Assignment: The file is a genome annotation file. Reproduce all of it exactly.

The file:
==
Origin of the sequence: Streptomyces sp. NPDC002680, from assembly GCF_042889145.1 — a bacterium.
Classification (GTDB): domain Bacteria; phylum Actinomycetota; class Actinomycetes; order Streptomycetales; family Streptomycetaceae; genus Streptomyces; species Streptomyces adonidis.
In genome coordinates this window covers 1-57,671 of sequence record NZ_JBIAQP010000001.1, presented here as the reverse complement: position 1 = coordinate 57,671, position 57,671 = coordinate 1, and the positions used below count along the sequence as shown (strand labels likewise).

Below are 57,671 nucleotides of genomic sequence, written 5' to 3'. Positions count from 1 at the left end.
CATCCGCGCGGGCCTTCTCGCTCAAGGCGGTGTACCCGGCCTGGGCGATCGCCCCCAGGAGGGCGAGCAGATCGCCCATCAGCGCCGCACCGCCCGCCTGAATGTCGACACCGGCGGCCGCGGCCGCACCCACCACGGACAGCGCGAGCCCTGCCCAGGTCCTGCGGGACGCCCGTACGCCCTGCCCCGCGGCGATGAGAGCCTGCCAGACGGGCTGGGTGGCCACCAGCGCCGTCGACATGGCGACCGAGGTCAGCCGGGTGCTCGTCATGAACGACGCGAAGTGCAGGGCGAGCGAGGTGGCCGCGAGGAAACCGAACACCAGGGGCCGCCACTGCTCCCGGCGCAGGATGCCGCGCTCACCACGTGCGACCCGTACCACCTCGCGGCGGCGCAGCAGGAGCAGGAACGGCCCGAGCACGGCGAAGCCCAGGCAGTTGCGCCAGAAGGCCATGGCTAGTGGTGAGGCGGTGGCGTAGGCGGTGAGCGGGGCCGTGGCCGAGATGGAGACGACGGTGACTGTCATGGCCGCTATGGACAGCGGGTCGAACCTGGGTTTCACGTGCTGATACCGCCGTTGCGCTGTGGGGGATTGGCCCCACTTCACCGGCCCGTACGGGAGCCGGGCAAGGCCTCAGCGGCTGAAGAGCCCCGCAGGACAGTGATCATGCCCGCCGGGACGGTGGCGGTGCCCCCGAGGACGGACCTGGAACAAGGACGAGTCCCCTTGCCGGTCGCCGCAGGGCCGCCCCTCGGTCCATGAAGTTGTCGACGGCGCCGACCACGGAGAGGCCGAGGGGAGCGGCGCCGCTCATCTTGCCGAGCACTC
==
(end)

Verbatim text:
Origin of the sequence: Streptomyces sp. NPDC002680, from assembly GCF_042889145.1 — a bacterium.
Classification (GTDB): domain Bacteria; phylum Actinomycetota; class Actinomycetes; order Streptomycetales; family Streptomycetaceae; genus Streptomyces; species Streptomyces adonidis.
In genome coordinates this window covers 1-57,671 of sequence record NZ_JBIAQP010000001.1, presented here as the reverse complement: position 1 = coordinate 57,671, position 57,671 = coordinate 1, and the positions used below count along the sequence as shown (strand labels likewise).

Below are 57,671 nucleotides of genomic sequence, written 5' to 3'. Positions count from 1 at the left end.
CATCCGCGCGGGCCTTCTCGCTCAAGGCGGTGTACCCGGCCTGGGCGATCGCCCCCAGGAGGGCGAGCAGATCGCCCATCAGCGCCGCACCGCCCGCCTGAATGTCGACACCGGCGGCCGCGGCCGCACCCACCACGGACAGCGCGAGCCCTGCCCAGGTCCTGCGGGACGCCCGTACGCCCTGCCCCGCGGCGATGAGAGCCTGCCAGACGGGCTGGGTGGCCACCAGCGCCGTCGACATGGCGACCGAGGTCAGCCGGGTGCTCGTCATGAACGACGCGAAGTGCAGGGCGAGCGAGGTGGCCGCGAGGAAACCGAACACCAGGGGCCGCCACTGCTCCCGGCGCAGGATGCCGCGCTCACCACGTGCGACCCGTACCACCTCGCGGCGGCGCAGCAGGAGCAGGAACGGCCCGAGCACGGCGAAGCCCAGGCAGTTGCGCCAGAAGGCCATGGCTAGTGGTGAGGCGGTGGCGTAGGCGGTGAGCGGGGCCGTGGCCGAGATGGAGACGACGGTGACTGTCATGGCCGCTATGGACAGCGGGTCGAACCTGGGTTTCACGTGCTGATACCGCCGTTGCGCTGTGGGGGATTGGCCCCACTTCACCGGCCCGTACGGGAGCCGGGCAAGGCCTCAGCGGCTGAAGAGCCCCGCAGGACAGTGATCATGCCCGCCGGGACGGTGGCGGTGCCCCCGAGGACGGACCTGGAACAAGGACGAGTCCCCTTGCCGGTCGCCGCAGGGCCGCCCCTCGGTCCATGAAGTTGTCGACGGCGCCGACCACGGAGAGGCCGAGGGGAGCGGCGCCGCTCATCTTGCCGAGCACTC